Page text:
home Features Direct rule in Northern Ireland cannot be a long-term solution

Direct rule in Northern Ireland cannot be a long-term solution

Northern Irish politics has reached a breaking point, and it does not appear that it will survive it. The British government is due to set its upcoming budget this month, and with Sinn Fein and the Democratic Unionist Party (DUP) still hopelessly deadlocked, it appears that Secretary of State for Northern Ireland James Brokenshire will have no choice but to defer budget responsibility from Belfast to London, thereby putting the country on the fast-track to direct rule. It won’t be the first time since the Good Friday Agreement was signed in 1998 that London will be forced to impose direct rule; it ruled Northern Ireland directly during brief periods in 2000 and 2001, and then for a more prolonged period between 2002 and 2007. It is an undesirable arrangement, but it isn’t uncommon.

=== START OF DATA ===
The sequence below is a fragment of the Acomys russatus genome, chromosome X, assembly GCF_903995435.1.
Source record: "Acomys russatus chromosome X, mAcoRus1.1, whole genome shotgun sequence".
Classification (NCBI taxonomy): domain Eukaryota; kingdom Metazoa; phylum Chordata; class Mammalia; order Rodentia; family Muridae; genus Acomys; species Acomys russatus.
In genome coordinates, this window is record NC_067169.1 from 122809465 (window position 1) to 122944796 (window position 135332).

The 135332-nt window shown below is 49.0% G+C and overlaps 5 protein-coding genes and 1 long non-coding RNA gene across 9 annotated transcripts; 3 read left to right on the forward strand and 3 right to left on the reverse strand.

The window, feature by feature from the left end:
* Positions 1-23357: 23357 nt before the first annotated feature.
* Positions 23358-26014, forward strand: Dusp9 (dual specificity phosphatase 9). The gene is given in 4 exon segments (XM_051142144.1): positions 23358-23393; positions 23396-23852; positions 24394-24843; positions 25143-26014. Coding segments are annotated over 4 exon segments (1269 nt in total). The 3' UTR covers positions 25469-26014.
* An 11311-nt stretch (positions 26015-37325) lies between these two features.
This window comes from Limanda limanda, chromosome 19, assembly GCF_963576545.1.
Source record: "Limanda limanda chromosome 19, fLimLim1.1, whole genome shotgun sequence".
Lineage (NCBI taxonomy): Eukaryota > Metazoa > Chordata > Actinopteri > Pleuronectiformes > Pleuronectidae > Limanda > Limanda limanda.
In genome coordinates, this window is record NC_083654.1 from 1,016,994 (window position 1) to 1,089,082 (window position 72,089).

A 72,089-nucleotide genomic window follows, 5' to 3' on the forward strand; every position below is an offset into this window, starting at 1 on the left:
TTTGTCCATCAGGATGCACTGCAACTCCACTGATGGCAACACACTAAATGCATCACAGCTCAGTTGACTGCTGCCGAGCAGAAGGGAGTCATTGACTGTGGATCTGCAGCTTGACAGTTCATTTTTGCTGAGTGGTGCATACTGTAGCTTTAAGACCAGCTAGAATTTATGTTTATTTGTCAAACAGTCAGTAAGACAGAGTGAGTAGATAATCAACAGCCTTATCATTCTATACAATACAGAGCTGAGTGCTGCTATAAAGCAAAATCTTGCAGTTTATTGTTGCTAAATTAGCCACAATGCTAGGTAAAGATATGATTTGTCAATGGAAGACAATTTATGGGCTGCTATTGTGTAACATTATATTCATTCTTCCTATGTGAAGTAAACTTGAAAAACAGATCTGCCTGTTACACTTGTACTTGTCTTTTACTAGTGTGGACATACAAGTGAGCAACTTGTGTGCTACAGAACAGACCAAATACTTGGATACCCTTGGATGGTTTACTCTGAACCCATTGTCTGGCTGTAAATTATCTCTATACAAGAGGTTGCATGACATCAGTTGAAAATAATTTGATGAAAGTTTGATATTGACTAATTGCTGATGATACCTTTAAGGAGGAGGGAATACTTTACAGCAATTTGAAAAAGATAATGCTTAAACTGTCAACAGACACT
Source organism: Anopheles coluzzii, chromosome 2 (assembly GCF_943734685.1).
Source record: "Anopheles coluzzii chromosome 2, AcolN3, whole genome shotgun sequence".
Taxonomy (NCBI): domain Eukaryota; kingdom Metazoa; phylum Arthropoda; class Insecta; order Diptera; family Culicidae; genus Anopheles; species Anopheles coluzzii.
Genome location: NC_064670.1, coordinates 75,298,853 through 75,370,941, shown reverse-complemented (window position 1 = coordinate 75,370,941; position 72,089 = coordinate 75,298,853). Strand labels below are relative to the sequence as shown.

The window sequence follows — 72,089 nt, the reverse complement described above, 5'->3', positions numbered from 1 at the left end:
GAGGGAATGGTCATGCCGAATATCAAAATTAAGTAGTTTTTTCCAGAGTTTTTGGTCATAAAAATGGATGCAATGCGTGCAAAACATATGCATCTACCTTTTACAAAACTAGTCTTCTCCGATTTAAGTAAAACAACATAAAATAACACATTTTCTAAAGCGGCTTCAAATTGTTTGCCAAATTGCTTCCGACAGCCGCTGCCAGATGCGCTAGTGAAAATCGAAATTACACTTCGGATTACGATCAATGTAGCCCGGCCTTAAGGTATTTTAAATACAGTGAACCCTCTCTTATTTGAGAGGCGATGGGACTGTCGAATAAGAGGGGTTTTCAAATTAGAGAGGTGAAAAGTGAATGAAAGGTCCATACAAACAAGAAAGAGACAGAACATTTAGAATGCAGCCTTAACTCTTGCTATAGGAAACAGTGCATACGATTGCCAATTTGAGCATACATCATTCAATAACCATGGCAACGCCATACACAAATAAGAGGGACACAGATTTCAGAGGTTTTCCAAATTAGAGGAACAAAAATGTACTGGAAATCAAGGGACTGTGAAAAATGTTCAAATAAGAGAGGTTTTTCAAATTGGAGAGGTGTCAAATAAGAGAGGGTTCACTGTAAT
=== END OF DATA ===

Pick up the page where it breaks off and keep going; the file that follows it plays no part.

Still, direct rule in 2017 is significant because of the unique circumstances in which Northern Ireland finds itself at this particular historical moment.